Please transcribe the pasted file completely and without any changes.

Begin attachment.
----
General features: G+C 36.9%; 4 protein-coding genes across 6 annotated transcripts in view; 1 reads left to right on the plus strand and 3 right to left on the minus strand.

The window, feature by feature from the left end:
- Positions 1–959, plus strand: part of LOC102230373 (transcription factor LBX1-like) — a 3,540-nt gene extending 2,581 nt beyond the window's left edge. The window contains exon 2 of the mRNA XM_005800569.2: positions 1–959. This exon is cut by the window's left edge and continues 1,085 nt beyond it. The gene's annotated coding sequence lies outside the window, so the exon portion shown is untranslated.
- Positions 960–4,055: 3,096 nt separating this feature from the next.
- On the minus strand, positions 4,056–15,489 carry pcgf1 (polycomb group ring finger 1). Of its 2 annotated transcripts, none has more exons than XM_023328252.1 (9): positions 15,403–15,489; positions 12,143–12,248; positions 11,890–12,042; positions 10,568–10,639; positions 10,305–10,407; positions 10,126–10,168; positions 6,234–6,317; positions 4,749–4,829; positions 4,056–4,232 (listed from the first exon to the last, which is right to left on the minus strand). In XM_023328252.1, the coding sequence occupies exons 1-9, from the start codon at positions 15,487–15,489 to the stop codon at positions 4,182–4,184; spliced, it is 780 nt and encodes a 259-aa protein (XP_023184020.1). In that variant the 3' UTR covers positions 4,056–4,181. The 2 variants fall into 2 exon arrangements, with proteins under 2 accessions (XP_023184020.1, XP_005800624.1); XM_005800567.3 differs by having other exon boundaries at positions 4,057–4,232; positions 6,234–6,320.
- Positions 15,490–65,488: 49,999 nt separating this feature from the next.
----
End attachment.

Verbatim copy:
General features: G+C 36.9%; 4 protein-coding genes across 6 annotated transcripts in view; 1 reads left to right on the plus strand and 3 right to left on the minus strand.

The window, feature by feature from the left end:
- Positions 1–959, plus strand: part of LOC102230373 (transcription factor LBX1-like) — a 3,540-nt gene extending 2,581 nt beyond the window's left edge. The window contains exon 2 of the mRNA XM_005800569.2: positions 1–959. This exon is cut by the window's left edge and continues 1,085 nt beyond it. The gene's annotated coding sequence lies outside the window, so the exon portion shown is untranslated.
- Positions 960–4,055: 3,096 nt separating this feature from the next.
- On the minus strand, positions 4,056–15,489 carry pcgf1 (polycomb group ring finger 1). Of its 2 annotated transcripts, none has more exons than XM_023328252.1 (9): positions 15,403–15,489; positions 12,143–12,248; positions 11,890–12,042; positions 10,568–10,639; positions 10,305–10,407; positions 10,126–10,168; positions 6,234–6,317; positions 4,749–4,829; positions 4,056–4,232 (listed from the first exon to the last, which is right to left on the minus strand). In XM_023328252.1, the coding sequence occupies exons 1-9, from the start codon at positions 15,487–15,489 to the stop codon at positions 4,182–4,184; spliced, it is 780 nt and encodes a 259-aa protein (XP_023184020.1). In that variant the 3' UTR covers positions 4,056–4,181. The 2 variants fall into 2 exon arrangements, with proteins under 2 accessions (XP_023184020.1, XP_005800624.1); XM_005800567.3 differs by having other exon boundaries at positions 4,057–4,232; positions 6,234–6,320.
- Positions 15,490–65,488: 49,999 nt separating this feature from the next.